Drone Stocks To Buy in 2019
Grant Davis |
We are at a point in time where warfare does not need to be fought by human soldiers.
Boston Dynamics is developing Atlas, a humanoid capable of full-body function and motion. Push Atlas and it likely will hold its ground. Knock Atlas to the ground and it’ll rise back to its feet. We’re only a few years away from allowing our robot compatriots to serve on the battlefield.
While humanoid technology is still years away from reaching the battlefield, its aerial equivalent is already occupying the skies.
Unmanned aerial vehicles (UAVs) or drones are already a growing percentage of the United States defense budget. In 2019, the number of drones owned by the U.S. military is expected to triple. While Raytheon, Lockheed Martin and Northrop Grumman all provide drones, two lesser-known companies are the leaders in this space.
Drone Stock #1 – AeroVironment (AVAV)
We recently recommended AeroVironment to MightyTrades readers. You can read the full AeroVironment recommendation here.
In summary, AeroVironment represents over 86 percent of the U.S. Department of Defense’s drone inventory. According to William Blair, the United States’ budget for drones is expected to grow 15% annually over the next several years. AVAV is in prime position to capture a growing percentage of this budget.
In addition to military-grade drones, AeroVironment is working alongside SoftBank to use drones to deliver 5G internet connectivity to the entire world. If successful, the windfall would be massive for AeroVironment. We explain more in our full recommendation. Click here to read it.
Drone Stock #2 – Kratos Defense & Security (KTOS)
While not a pure play drone stock, Kratos Defense & Security is emerging as a major player with their combat drones. From “swarm” UAVs that can overwhelm target areas or act as decoys for human-operated jets to target drones that, as you guessed, act as enemy targets for fighter pilots.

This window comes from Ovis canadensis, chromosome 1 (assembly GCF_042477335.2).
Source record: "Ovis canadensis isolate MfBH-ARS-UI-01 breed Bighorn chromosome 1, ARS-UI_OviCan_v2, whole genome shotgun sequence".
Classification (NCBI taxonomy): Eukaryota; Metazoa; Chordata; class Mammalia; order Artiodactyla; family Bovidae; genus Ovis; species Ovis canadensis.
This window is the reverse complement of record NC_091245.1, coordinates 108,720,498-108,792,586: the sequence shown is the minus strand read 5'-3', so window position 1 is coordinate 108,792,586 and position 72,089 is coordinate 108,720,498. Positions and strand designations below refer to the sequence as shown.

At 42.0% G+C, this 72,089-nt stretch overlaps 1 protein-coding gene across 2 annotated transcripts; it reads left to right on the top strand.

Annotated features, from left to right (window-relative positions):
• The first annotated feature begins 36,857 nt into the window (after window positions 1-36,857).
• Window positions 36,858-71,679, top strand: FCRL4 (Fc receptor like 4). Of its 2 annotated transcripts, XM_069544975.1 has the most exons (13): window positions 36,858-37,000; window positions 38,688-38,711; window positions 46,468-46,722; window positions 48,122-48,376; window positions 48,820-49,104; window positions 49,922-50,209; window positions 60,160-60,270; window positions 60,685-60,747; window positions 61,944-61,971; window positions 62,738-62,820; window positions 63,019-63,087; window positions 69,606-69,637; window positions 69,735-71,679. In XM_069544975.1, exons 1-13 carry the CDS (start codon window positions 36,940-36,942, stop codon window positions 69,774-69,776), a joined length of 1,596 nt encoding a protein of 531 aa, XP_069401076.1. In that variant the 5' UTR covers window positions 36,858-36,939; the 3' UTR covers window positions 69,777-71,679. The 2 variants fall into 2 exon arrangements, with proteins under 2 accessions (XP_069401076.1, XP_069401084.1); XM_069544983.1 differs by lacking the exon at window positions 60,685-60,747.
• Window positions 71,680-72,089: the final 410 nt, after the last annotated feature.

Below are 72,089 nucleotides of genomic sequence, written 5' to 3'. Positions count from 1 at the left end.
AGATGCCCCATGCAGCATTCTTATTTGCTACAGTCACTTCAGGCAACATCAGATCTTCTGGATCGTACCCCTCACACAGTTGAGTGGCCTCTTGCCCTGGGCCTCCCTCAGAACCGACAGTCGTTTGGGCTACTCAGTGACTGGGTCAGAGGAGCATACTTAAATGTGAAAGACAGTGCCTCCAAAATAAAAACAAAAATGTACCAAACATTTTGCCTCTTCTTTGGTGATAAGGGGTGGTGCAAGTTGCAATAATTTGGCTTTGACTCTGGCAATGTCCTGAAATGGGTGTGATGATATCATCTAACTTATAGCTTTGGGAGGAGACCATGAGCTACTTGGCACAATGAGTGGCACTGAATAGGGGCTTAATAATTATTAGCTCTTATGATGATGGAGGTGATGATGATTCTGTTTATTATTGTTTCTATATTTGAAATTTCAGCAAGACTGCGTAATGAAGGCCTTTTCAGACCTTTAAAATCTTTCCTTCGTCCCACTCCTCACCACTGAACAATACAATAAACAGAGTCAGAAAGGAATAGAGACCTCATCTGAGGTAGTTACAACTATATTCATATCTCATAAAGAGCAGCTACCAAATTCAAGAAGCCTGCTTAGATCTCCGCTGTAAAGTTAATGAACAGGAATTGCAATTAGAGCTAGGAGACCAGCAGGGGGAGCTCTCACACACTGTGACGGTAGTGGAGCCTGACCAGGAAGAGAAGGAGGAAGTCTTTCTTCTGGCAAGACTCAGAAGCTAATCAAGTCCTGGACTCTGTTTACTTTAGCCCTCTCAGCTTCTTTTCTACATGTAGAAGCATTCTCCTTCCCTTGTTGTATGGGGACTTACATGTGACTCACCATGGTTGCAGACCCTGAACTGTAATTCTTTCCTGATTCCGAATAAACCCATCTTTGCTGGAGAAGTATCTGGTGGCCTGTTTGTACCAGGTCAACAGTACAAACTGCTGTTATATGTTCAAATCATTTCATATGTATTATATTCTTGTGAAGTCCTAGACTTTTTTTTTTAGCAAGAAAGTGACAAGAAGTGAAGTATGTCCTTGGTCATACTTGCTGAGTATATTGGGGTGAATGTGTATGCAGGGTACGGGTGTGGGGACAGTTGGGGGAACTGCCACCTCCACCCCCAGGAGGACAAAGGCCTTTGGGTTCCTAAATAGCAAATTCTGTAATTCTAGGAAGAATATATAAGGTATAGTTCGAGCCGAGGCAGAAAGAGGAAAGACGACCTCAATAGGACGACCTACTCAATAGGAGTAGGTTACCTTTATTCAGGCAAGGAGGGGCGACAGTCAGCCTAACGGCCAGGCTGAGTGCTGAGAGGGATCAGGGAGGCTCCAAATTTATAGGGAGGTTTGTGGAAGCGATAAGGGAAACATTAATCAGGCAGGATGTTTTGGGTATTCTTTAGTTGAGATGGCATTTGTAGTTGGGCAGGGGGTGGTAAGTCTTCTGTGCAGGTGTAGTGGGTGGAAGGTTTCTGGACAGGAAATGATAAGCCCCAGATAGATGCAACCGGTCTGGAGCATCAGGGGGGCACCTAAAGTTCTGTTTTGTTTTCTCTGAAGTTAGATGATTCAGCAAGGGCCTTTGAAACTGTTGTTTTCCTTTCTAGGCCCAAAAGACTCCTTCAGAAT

The Kratos XQ-222 Valkyrie and UTAP-22 Mako drones are currently being purchased by the United States Air Force. These drones offer fighter-like performance at between $2 and $3 million USD, compared to $100+ million USD for each manned fighter jet.
How big is this opportunity? Well, it’s not huge, YET. KTOS’s Unmanned Systems Division recently won a $15.2 million dollar contract to build jet-powered drones for the United States Air Force.
Goldman Sachs recently upgraded the stock and set their price target at $20. Goldman’s note to investors mentioned the likelihood that Kratos’ drone business could grow 10 times larger by 2025.
Aside from drones, KTOS has its government solutions segment. This business segment generates most of the revenue for KTOS, offering products and services in areas such as satellite communications and cyber security.
We believe both Kratos and AeroVironment are likely acquisition candidates. While on paper their valuations are lofty, their best-in-class technology and strong market position make them attractive to larger defense contractors. With market caps below $2 billion, it’s certainly within reason for a company like Lockheed Martin to purchase one of these drone manufacturers.
If an acquisition doesn’t take place, these companies are still poised for substantial growth in the coming years.